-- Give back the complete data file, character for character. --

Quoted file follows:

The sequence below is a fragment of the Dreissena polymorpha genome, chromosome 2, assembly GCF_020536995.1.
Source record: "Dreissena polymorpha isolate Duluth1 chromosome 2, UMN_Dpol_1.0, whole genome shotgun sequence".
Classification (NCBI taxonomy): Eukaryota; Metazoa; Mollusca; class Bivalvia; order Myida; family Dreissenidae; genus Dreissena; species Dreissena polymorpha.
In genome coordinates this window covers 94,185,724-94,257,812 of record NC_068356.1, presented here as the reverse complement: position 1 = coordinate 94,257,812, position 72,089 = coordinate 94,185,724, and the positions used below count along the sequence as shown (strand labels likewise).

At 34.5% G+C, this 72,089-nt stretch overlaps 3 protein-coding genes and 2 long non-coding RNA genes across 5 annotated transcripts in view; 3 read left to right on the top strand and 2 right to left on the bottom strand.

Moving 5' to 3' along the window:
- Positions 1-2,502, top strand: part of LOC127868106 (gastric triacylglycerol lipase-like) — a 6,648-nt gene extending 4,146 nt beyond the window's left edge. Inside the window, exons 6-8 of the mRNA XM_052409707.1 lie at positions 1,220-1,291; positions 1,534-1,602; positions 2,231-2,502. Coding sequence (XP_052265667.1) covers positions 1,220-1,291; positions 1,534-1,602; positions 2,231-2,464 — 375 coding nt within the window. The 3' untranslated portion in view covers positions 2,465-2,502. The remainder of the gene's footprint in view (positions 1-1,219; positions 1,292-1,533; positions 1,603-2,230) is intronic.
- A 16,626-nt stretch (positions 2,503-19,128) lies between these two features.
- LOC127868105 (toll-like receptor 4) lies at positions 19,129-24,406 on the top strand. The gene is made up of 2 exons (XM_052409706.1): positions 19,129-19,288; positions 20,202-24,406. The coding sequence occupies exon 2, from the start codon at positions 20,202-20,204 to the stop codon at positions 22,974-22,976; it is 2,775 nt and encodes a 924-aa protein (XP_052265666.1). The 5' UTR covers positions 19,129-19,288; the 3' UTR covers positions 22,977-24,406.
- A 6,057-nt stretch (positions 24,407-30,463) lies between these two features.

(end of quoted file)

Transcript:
The sequence below is a fragment of the Dreissena polymorpha genome, chromosome 2, assembly GCF_020536995.1.
Source record: "Dreissena polymorpha isolate Duluth1 chromosome 2, UMN_Dpol_1.0, whole genome shotgun sequence".
Classification (NCBI taxonomy): Eukaryota; Metazoa; Mollusca; class Bivalvia; order Myida; family Dreissenidae; genus Dreissena; species Dreissena polymorpha.
In genome coordinates this window covers 94,185,724-94,257,812 of record NC_068356.1, presented here as the reverse complement: position 1 = coordinate 94,257,812, position 72,089 = coordinate 94,185,724, and the positions used below count along the sequence as shown (strand labels likewise).

At 34.5% G+C, this 72,089-nt stretch overlaps 3 protein-coding genes and 2 long non-coding RNA genes across 5 annotated transcripts in view; 3 read left to right on the top strand and 2 right to left on the bottom strand.

Moving 5' to 3' along the window:
- Positions 1-2,502, top strand: part of LOC127868106 (gastric triacylglycerol lipase-like) — a 6,648-nt gene extending 4,146 nt beyond the window's left edge. Inside the window, exons 6-8 of the mRNA XM_052409707.1 lie at positions 1,220-1,291; positions 1,534-1,602; positions 2,231-2,502. Coding sequence (XP_052265667.1) covers positions 1,220-1,291; positions 1,534-1,602; positions 2,231-2,464 — 375 coding nt within the window. The 3' untranslated portion in view covers positions 2,465-2,502. The remainder of the gene's footprint in view (positions 1-1,219; positions 1,292-1,533; positions 1,603-2,230) is intronic.
- A 16,626-nt stretch (positions 2,503-19,128) lies between these two features.
- LOC127868105 (toll-like receptor 4) lies at positions 19,129-24,406 on the top strand. The gene is made up of 2 exons (XM_052409706.1): positions 19,129-19,288; positions 20,202-24,406. The coding sequence occupies exon 2, from the start codon at positions 20,202-20,204 to the stop codon at positions 22,974-22,976; it is 2,775 nt and encodes a 924-aa protein (XP_052265666.1). The 5' UTR covers positions 19,129-19,288; the 3' UTR covers positions 22,977-24,406.
- A 6,057-nt stretch (positions 24,407-30,463) lies between these two features.